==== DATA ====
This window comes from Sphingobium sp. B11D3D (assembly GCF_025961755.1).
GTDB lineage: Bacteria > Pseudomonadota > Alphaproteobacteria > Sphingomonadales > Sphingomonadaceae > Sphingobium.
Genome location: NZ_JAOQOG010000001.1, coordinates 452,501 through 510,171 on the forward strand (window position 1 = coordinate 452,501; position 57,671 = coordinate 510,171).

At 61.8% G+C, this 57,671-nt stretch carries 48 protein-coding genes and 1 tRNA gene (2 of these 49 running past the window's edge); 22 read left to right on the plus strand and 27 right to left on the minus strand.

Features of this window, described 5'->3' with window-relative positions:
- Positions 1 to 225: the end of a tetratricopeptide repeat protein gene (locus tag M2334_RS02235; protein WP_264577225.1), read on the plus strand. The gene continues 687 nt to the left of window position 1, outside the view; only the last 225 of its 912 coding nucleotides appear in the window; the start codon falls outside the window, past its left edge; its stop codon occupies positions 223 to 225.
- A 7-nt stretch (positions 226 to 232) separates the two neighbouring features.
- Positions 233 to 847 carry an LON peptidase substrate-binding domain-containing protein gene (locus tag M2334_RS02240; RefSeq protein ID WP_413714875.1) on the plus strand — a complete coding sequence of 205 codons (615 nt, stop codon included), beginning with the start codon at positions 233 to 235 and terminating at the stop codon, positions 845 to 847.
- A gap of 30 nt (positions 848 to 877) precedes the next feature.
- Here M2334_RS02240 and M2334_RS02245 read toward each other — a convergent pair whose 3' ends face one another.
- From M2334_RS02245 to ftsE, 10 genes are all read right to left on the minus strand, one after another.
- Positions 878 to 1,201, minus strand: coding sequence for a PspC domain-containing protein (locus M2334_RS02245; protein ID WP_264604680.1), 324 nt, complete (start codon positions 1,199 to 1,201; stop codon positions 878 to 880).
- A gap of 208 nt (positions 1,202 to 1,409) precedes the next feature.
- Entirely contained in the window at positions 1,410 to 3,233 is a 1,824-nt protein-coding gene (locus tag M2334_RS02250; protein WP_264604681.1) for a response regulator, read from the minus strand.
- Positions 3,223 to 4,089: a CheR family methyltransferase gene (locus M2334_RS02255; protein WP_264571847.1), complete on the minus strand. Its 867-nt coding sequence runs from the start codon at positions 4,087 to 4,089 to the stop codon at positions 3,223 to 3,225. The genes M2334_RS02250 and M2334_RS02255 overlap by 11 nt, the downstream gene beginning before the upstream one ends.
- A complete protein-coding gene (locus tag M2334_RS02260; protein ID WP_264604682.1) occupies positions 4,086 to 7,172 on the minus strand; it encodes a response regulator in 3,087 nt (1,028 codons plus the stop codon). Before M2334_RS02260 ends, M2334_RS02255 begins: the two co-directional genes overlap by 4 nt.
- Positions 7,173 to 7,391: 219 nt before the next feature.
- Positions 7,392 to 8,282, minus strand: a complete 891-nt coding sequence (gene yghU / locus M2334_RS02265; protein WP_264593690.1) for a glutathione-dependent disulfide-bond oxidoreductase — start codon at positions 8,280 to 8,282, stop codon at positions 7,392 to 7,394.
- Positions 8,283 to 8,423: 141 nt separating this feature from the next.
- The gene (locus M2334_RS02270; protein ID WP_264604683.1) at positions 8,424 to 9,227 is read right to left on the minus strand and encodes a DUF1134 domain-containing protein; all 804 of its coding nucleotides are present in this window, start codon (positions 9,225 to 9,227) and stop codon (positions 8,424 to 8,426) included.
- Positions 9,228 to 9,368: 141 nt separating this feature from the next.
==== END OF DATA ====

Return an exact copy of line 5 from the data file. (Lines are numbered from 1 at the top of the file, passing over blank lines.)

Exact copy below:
Features of this window, described 5'->3' with window-relative positions: